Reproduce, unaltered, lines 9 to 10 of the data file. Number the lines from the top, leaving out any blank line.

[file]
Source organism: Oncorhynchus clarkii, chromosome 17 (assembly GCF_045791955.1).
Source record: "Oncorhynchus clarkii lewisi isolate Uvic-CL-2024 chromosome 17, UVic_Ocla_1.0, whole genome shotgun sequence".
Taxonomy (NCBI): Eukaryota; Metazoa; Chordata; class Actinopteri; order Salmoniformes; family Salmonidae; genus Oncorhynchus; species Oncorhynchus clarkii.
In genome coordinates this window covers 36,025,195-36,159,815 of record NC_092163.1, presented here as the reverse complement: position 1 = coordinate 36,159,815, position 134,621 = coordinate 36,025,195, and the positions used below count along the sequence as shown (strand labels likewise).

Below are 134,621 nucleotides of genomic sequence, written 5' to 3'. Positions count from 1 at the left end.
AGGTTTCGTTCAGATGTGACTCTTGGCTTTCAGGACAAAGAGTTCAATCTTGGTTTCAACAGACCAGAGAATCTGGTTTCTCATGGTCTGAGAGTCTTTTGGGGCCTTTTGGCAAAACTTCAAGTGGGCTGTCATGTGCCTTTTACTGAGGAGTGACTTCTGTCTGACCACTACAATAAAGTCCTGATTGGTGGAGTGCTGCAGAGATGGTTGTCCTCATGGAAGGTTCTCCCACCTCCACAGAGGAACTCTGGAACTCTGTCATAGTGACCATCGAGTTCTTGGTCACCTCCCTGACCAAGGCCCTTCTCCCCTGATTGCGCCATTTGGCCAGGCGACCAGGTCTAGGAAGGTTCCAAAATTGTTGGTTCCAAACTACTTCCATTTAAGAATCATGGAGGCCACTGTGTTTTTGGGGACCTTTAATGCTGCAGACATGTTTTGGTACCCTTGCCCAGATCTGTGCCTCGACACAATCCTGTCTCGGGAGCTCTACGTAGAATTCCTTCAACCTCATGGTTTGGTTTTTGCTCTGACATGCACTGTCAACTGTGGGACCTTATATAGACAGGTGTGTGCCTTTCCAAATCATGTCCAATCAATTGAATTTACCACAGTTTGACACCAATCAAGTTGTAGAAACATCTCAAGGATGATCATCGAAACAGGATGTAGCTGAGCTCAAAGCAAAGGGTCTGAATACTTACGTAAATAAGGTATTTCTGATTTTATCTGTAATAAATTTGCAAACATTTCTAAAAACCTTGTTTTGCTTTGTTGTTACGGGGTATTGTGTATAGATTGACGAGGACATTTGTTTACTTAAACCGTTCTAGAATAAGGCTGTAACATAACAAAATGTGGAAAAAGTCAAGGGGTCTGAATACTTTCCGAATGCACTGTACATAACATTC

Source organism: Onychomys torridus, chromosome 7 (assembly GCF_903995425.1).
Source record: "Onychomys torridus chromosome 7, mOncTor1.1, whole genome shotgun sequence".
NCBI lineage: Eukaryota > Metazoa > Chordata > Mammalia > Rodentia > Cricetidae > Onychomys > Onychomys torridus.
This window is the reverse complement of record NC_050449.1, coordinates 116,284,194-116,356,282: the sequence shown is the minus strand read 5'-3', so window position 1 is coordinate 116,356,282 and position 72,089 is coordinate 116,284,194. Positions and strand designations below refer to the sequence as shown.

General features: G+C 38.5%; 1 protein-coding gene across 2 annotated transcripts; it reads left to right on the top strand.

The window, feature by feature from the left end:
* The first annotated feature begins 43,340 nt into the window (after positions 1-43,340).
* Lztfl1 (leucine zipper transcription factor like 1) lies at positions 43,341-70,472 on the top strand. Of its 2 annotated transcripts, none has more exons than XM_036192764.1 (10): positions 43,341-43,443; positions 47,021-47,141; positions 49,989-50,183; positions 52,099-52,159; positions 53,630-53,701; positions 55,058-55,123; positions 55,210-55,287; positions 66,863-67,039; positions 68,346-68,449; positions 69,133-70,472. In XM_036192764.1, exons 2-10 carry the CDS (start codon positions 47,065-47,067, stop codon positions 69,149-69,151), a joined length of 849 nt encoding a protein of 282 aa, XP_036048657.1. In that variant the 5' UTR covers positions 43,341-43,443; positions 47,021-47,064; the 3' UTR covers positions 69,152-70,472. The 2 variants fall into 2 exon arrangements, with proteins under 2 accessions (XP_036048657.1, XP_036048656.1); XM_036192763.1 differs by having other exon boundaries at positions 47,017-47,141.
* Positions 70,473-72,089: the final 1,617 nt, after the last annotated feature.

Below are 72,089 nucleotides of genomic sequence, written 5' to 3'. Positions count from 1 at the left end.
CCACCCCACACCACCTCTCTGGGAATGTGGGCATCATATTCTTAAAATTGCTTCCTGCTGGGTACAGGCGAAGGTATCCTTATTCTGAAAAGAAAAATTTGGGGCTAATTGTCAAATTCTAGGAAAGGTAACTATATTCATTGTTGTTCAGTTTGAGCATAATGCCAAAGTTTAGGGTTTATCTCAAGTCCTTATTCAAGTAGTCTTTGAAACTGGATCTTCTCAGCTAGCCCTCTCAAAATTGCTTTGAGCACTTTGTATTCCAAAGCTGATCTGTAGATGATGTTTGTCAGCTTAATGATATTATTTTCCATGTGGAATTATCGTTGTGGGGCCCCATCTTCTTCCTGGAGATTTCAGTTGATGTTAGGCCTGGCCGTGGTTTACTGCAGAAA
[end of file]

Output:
NCBI lineage: Eukaryota > Metazoa > Chordata > Mammalia > Rodentia > Cricetidae > Onychomys > Onychomys torridus.
This window is the reverse complement of record NC_050449.1, coordinates 116,284,194-116,356,282: the sequence shown is the minus strand read 5'-3', so window position 1 is coordinate 116,356,282 and position 72,089 is coordinate 116,284,194. Positions and strand designations below refer to the sequence as shown.